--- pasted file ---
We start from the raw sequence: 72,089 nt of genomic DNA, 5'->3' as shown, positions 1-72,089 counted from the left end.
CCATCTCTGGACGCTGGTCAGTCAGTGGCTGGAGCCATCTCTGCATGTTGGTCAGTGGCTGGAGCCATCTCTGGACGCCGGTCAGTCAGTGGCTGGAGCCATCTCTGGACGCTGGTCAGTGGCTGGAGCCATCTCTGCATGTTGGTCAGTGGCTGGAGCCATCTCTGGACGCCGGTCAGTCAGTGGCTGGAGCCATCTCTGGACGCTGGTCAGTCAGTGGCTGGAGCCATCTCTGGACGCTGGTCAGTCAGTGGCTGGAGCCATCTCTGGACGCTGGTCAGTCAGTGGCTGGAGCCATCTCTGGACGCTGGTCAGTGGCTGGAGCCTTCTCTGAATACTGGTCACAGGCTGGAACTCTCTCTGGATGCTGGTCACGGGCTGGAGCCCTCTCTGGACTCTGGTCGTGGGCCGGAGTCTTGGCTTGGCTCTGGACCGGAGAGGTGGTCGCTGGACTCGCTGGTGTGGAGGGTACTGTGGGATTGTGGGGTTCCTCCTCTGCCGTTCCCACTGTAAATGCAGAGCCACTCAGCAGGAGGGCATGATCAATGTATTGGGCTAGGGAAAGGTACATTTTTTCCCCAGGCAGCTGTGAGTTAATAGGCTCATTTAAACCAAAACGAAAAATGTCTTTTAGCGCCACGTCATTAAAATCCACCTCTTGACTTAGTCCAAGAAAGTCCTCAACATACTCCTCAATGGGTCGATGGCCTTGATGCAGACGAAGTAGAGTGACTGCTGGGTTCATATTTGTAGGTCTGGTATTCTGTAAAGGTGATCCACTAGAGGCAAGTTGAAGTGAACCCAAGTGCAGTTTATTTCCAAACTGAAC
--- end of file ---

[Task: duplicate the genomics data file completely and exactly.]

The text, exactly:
We start from the raw sequence: 72,089 nt of genomic DNA, 5'->3' as shown, positions 1-72,089 counted from the left end.
CCATCTCTGGACGCTGGTCAGTCAGTGGCTGGAGCCATCTCTGCATGTTGGTCAGTGGCTGGAGCCATCTCTGGACGCCGGTCAGTCAGTGGCTGGAGCCATCTCTGGACGCTGGTCAGTGGCTGGAGCCATCTCTGCATGTTGGTCAGTGGCTGGAGCCATCTCTGGACGCCGGTCAGTCAGTGGCTGGAGCCATCTCTGGACGCTGGTCAGTCAGTGGCTGGAGCCATCTCTGGACGCTGGTCAGTCAGTGGCTGGAGCCATCTCTGGACGCTGGTCAGTCAGTGGCTGGAGCCATCTCTGGACGCTGGTCAGTGGCTGGAGCCTTCTCTGAATACTGGTCACAGGCTGGAACTCTCTCTGGATGCTGGTCACGGGCTGGAGCCCTCTCTGGACTCTGGTCGTGGGCCGGAGTCTTGGCTTGGCTCTGGACCGGAGAGGTGGTCGCTGGACTCGCTGGTGTGGAGGGTACTGTGGGATTGTGGGGTTCCTCCTCTGCCGTTCCCACTGTAAATGCAGAGCCACTCAGCAGGAGGGCATGATCAATGTATTGGGCTAGGGAAAGGTACATTTTTTCCCCAGGCAGCTGTGAGTTAATAGGCTCATTTAAACCAAAACGAAAAATGTCTTTTAGCGCCACGTCATTAAAATCCACCTCTTGACTTAGTCCAAGAAAGTCCTCAACATACTCCTCAATGGGTCGATGGCCTTGATGCAGACGAAGTAGAGTGACTGCTGGGTTCATATTTGTAGGTCTGGTATTCTGTAAAGGTGATCCACTAGAGGCAAGTTGAAGTGAACCCAAGTGCAGTTTATTTCCAAACTGAAC